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The fight in Culpeper county.

The reports of the late fight in Culpeper county, brought down by passengers on the Central train yesterday evening, are hardly more satisfactory than those which had previously reached us. That our forces were surprised there seems no longer any reason to doubt, and that they fought gallantly after they recovered from the confusion into which they were at first thrown is also certain. It is equally certain that the battle terminated with the repulse of the enemy and the advantage on our side, the enemy's loss in killed and wounded, and in the number of prisoners captured, being considerably greater than that sustained by our forces.

The greater portion of our wounded have been sent back to Gordonsville, where about 125 had been received up to 12 o'clock yesterday. The whole number of wounded in the engagement, it is believed, will amount to from 150 to 200. The number of killed it is thought will not exceed 50. The number of officers slain is greatly out of proportion to the number of men, which is accounted for by their exposing themselves in efforts to rally their commands after the first onset of the enemy. Our whole loss, including prisoners, is put down at between 300 and 400. A passenger who came down on the train says that we had five Colonels killed, but could not recollect any names in addition to those given by us yesterday morning. Among the wounded was Col. A. W. Harman, of the 12th Virginia cavalry, who was shot in the neck. The 10th Virginia cavalry, Col. J. Lucius Davis, bore a prominent part in the tight, and suffered pretty heavily, as did also the 2d North Carolina, Col. Williams.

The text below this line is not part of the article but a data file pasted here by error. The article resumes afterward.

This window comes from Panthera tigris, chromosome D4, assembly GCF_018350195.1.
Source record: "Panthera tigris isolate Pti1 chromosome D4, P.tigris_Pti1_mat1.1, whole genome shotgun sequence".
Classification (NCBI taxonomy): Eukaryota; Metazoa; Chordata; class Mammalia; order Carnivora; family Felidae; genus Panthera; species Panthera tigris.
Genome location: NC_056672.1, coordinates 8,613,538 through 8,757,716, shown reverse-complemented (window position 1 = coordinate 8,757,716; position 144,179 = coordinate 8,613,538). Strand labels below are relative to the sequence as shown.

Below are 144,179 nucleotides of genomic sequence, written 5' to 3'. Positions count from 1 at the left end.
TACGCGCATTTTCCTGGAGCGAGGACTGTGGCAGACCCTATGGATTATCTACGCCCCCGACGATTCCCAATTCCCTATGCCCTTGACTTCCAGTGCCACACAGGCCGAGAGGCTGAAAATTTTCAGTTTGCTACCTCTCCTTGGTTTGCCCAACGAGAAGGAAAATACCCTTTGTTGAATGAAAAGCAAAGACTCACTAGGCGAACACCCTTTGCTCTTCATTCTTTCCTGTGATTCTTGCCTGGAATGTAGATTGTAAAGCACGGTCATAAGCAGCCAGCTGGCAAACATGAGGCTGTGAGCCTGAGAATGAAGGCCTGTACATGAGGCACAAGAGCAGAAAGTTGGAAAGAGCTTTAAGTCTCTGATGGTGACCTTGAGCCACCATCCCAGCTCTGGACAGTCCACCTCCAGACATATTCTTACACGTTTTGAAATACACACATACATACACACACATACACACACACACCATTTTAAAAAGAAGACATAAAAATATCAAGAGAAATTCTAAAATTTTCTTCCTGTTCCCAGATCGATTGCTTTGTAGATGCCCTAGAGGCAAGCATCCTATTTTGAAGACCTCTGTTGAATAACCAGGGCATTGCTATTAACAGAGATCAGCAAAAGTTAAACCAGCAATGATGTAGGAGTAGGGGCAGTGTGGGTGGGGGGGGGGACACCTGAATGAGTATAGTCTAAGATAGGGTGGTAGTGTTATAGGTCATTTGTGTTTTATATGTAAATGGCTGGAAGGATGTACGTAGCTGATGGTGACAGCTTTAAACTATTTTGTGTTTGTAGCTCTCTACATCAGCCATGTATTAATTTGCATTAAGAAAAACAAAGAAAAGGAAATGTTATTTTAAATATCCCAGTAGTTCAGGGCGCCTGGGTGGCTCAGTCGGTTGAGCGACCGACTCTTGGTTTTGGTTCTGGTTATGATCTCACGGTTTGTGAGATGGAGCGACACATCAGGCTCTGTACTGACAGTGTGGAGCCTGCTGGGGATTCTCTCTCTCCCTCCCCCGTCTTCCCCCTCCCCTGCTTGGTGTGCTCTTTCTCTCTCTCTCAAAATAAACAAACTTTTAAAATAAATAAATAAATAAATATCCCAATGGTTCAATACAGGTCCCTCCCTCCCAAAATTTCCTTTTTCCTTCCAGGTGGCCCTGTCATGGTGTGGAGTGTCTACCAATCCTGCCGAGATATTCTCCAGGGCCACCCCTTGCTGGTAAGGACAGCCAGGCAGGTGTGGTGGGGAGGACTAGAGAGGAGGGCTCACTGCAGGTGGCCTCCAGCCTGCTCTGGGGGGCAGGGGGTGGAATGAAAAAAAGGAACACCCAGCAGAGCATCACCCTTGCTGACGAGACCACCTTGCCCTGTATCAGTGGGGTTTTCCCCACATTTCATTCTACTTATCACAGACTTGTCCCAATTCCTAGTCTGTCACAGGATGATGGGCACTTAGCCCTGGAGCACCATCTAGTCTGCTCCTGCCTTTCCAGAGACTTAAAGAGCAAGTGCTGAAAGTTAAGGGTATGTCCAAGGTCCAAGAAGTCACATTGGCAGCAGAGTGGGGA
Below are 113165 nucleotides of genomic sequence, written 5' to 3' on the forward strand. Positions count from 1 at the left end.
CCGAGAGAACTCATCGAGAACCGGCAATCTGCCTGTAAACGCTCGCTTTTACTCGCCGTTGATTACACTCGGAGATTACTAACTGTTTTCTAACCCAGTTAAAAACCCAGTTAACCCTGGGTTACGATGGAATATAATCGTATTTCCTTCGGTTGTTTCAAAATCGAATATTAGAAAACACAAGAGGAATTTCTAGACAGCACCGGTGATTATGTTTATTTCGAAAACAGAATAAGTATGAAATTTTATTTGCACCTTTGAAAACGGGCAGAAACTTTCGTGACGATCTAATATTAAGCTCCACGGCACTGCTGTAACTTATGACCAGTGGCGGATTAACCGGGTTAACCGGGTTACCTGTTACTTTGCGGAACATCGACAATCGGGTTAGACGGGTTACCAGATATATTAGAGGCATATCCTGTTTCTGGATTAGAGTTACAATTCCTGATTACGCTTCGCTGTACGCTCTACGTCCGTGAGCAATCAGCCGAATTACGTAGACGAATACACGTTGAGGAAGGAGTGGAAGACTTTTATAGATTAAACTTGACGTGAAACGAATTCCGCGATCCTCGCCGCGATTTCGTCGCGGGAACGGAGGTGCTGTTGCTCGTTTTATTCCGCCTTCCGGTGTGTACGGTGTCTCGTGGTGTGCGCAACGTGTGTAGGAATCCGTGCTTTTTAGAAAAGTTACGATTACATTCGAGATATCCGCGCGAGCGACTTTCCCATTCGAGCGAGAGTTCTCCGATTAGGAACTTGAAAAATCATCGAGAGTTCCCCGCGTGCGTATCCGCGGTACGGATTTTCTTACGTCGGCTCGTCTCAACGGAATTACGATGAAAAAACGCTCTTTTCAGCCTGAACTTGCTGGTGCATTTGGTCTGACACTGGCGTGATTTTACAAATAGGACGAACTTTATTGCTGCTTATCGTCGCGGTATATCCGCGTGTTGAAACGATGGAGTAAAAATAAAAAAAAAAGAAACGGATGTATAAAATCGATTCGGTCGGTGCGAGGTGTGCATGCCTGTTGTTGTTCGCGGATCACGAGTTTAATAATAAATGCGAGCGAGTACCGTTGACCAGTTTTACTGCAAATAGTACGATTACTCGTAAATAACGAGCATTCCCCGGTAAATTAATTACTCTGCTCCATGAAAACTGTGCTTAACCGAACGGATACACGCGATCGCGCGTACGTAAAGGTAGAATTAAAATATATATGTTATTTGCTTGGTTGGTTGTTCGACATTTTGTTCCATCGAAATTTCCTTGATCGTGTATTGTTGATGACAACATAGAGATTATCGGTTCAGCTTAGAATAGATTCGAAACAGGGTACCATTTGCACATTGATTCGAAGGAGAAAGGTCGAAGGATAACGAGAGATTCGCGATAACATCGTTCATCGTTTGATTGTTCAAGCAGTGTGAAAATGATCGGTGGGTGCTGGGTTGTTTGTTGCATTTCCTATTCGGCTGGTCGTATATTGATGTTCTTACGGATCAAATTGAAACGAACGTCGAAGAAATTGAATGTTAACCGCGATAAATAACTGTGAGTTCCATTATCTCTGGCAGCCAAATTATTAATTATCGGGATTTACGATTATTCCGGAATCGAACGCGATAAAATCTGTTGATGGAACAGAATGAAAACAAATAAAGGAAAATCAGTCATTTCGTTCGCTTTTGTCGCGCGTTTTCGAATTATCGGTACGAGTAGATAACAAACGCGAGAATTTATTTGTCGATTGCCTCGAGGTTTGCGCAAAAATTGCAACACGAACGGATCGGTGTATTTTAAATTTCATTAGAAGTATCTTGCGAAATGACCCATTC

One of the enemy's officers, who came over with a flag of truce on Wednesday, says that their loss in officers amounted to twenty-five.

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Culpeper (Virginia, United States) (2)
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